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Men’s Health – #Aboutabike

This month we have been highlighting mens health as part of #MensHealthMonth. MHM includes supporting men to increase or maintain physical activity levels depending on current activity levels (often tricky in older years as knee and join pain become more apparent!). Cycling has the potential to help many people achieve suggested physical activity goals, especially if incorporated into everyday life. However, not everyone can cycle sufficient distances due to poor physical fitness, long commuting distance and steep Scottish hills! Electric bikes (e-bikes) can make cycling more accessible to the wider population providing uphill and long distance assistance. Of course, some people will believe that e-cycling does not constitute exercise due to the assistance given by the bike, BUT continual pedalling is still required before assistance from the bike kicks in. Furthermore, a recent systematic review reports e-bikes provide moderate intensity physical activity for both physically active and inactive individuals [1]. 

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#ScaledownCancer: How Cancer Research UK is challenging obesity in Scotland

Scotland’s Weight

Normal weight is no longer normal. In Scotland, more people are overweight or obese than a healthy weight. The impact of this on our nation’s health and well-being now and into the future is not easily overstated. And general understanding and awareness of this problem has certainly shifted in the past couple of years, which is always a good start. At Cancer Research UK we have a particular interest. If you don’t smoke, then maintaining a healthy weight is most important thing you can do to stack your odds against cancer. Overweight and obesity is linked to 13 cancers and it’s now a top priority for us.

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Dundee: Leading the way on childhood obesity?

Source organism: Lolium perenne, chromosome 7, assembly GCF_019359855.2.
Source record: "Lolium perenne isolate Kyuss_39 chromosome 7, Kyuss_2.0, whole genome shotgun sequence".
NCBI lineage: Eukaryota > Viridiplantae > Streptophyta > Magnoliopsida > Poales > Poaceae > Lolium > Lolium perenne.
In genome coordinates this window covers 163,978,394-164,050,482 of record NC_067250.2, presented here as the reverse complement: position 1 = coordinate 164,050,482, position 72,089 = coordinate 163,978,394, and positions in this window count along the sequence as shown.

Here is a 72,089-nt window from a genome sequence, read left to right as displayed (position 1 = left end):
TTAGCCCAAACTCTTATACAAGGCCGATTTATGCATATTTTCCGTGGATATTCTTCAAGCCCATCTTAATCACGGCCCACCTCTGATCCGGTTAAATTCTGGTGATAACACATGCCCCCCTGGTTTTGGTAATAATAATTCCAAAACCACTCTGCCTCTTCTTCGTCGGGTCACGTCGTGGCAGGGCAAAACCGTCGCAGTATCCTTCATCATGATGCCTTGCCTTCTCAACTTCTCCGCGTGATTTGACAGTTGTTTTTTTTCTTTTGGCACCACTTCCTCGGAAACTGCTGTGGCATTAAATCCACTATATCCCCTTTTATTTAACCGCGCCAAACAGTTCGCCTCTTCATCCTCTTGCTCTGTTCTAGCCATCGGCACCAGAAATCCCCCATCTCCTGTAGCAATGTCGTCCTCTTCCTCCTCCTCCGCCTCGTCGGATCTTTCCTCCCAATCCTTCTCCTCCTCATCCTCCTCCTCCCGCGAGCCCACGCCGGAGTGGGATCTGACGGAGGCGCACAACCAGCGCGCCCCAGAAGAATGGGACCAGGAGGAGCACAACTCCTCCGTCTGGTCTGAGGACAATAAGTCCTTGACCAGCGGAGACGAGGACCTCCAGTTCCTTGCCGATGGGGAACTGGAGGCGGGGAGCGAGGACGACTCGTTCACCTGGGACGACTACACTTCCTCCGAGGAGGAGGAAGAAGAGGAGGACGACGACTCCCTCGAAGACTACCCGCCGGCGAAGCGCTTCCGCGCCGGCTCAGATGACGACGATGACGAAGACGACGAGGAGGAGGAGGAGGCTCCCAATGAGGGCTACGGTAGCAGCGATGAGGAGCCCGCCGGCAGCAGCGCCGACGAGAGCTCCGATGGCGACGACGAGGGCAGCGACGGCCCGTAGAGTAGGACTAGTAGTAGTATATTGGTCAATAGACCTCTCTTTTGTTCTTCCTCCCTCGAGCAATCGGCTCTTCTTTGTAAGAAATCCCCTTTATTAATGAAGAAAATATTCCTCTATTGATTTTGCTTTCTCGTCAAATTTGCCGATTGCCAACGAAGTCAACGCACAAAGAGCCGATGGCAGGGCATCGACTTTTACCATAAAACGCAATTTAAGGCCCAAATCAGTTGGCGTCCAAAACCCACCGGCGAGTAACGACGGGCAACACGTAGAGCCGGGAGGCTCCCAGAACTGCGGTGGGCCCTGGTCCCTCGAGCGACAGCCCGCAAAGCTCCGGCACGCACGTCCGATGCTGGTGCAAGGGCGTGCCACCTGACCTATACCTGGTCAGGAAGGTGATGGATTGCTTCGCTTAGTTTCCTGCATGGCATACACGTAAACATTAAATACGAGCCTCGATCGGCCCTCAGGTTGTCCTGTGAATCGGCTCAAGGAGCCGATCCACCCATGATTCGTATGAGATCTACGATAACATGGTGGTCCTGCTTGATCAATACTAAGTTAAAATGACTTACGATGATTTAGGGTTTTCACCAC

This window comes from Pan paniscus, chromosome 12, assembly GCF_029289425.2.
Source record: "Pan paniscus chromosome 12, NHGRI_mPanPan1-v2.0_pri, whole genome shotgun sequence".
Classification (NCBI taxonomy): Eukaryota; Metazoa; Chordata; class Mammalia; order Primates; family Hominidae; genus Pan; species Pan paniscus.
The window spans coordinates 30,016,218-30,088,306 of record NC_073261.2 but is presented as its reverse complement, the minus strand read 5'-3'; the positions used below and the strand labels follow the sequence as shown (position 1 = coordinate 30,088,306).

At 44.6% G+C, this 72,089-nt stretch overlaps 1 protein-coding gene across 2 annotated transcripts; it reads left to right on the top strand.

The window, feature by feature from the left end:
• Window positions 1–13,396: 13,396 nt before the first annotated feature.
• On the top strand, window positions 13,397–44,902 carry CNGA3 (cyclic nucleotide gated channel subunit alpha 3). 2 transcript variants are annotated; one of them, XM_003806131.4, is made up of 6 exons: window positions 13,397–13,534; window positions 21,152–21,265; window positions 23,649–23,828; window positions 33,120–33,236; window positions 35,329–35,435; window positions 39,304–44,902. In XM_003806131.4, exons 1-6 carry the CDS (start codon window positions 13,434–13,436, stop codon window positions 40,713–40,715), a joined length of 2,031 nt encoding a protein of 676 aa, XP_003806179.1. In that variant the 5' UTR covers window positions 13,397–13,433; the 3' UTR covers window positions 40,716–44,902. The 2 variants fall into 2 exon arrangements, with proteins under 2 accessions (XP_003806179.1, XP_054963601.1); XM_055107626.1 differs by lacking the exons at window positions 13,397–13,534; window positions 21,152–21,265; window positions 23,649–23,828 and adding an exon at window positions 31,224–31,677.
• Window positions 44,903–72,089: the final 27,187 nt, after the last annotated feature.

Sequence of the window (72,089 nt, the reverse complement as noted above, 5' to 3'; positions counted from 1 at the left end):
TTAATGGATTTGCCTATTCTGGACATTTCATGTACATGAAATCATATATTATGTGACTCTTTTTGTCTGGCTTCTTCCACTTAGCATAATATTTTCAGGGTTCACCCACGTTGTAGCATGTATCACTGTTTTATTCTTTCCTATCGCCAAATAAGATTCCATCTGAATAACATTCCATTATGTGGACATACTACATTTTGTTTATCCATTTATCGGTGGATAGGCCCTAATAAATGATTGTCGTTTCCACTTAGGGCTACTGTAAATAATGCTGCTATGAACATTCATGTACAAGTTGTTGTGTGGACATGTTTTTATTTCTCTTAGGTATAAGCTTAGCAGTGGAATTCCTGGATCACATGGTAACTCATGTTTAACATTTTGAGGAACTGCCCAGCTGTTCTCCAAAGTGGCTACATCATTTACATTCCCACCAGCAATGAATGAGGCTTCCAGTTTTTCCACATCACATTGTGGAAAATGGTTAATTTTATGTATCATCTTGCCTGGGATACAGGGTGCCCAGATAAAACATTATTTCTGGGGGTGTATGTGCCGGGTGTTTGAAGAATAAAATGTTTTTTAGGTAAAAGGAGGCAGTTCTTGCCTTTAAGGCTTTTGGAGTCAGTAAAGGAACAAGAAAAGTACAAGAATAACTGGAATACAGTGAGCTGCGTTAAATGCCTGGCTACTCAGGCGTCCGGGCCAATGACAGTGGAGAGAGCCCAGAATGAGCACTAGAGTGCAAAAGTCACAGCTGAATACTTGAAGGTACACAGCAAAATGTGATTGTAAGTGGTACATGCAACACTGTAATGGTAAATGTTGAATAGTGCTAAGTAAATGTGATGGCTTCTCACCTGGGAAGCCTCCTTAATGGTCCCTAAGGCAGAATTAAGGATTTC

Returning to the office after a jam-packed day of sharing thoughts and ideas; the first thing I wanted to do is reflect on some of my personal highlights as a participant at #dhwdnd yesterday.

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Attention to Action

Every day the evidence grows. Every day we learn more about how obesity affects our health. Every day the media give this issue attention. But is this translating into action?

The recent report from IARC reaffirms the significant health consequences associated with excess weight.  We need to take action now to reduce future cancer incidence.

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Confessions of a Converted Pedestrian: Scotland’s Endless Night

Another installment of Kate Cunningham’s Confessions of a Converted Pedestrian….

It was going so well. Striding through Pollok Country Park with my beloved dogs, delighting in the trees and the seasons and all the happy things that naturally outdoor people talk about. Then winter came and took some of the joy out of it if I’m honest. Driving rain is fine if you’ve nothing else to do that day and are heading home to dry off. This is the case with most ‘bad’ weather in fact. It is hard to walk through a gale for an hour and then do anything else that requires you look professional or in any way dignified. Compounding this is the shortness of the Scottish winter day.

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Diet and Cancer: The New Traditional and the #HealthyShelfie

I have been struggling with my concept of the “traditional Scottish diet” in terms of meeting The European Cancer Code guidelines for diet advice:

  • Plenty of whole grains, pulses, vegetables and fruits.
  • Limited high-calorie foods (foods high in sugar or fat). Avoid sugary drinks.
  • Avoid processed meat; limit red meat and foods high in salt.

My understanding of traditional means the foods that can be grown and produced in the country and prepared using long established methods of cooking. In Scottish terms the following items would be a great starting basis for planning healthy eating – with some seasonal variation:

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More than just knowledge – social influences, support structures and personal action

I am an avid twitter user, I am also a dietitian, I work in cancer services and I am employed by the NHS.

As a dietitian I work quite differently from a number of other health care professionals. My job is not to do things to people; it is to do things with people. In other words I pass on my knowledge and expertise, and then I encourage people to utilise it in a way that enables them to help themselves.

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